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There should be rejoicing from Morrissey: after five years without a record label he’s back with a new album. But about the only note of celebration on World Peace Is None of Your Business comes when the vegetarian singer gloats about a gored toreador in “The Bullfighter Dies”.

“Nobody cries,” he flutes, “because we all want the bull to survive.” Dismayingly that’s the standard of his lyrics nowadays, a shocking fall from the heights of The Smiths. The clumsy writing makes his misanthropy indigestible.

The title track airily disposes of democracy (“Each time you vote you support the process”) while “I’m Not a Man” finds Morrissey disowning his gender with the declaration: “I’m something much bigger and better than a man.” (Like what? An elephant?)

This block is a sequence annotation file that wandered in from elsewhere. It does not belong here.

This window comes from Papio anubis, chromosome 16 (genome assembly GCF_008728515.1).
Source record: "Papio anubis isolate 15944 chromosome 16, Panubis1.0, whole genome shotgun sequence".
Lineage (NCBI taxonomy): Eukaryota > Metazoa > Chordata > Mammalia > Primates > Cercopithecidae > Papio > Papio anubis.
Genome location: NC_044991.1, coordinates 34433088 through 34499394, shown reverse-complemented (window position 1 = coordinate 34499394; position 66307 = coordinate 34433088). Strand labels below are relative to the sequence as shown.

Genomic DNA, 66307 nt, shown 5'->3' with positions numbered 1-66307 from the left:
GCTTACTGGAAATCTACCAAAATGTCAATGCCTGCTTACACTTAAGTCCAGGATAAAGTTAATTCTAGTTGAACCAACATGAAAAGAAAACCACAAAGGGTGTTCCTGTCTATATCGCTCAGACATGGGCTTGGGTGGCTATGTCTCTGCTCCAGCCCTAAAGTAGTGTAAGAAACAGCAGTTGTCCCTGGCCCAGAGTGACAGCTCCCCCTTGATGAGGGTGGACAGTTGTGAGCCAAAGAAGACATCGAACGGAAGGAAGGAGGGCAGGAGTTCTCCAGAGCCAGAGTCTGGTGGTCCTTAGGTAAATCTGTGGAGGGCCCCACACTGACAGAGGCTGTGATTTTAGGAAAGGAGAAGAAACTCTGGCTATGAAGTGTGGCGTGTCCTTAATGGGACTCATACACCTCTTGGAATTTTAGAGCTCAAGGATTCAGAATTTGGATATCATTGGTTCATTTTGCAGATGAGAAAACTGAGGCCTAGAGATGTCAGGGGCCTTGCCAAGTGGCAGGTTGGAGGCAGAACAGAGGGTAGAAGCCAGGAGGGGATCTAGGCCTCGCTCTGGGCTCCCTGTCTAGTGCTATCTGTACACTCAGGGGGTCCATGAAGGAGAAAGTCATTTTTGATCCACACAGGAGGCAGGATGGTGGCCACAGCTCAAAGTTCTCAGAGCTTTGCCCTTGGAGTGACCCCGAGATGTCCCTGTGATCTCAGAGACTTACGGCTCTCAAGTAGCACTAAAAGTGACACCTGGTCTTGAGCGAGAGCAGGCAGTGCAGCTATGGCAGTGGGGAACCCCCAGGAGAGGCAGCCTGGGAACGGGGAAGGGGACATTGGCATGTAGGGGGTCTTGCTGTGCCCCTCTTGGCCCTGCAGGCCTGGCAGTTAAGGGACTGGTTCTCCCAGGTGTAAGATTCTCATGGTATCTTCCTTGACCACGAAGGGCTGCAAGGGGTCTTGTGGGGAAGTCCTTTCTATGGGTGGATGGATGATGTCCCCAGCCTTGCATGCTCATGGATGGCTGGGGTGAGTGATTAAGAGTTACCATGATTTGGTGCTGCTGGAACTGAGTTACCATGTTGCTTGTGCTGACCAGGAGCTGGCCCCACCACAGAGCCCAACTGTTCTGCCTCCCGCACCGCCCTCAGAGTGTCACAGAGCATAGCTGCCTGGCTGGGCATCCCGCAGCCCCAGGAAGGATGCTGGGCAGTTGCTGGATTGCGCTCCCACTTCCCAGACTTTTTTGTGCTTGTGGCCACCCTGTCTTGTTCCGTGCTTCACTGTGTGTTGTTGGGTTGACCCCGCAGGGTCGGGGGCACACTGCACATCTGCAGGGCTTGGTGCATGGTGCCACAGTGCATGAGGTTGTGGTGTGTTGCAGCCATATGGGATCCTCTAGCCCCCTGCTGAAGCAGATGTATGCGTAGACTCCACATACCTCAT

“Humans are not really very humane” is the insight of “Earth Is the Loneliest Planet”, a sentiment illustrated by lumpy “Everyday Is Like Sunday” pastiche “Staircase at the University” in which a student throws herself down the stairs after being hounded to succeed.

It’s not all bad news – Morrissey’s keening voice is good nick despite ill-health, the music is embellished by snatches of Spanish guitar and mariachi trumpet and “Smiler with a Knife” is a sinister number linking sex and murder – but this sour, plodding album does no one any favours.


World Peace Is None of Your Business


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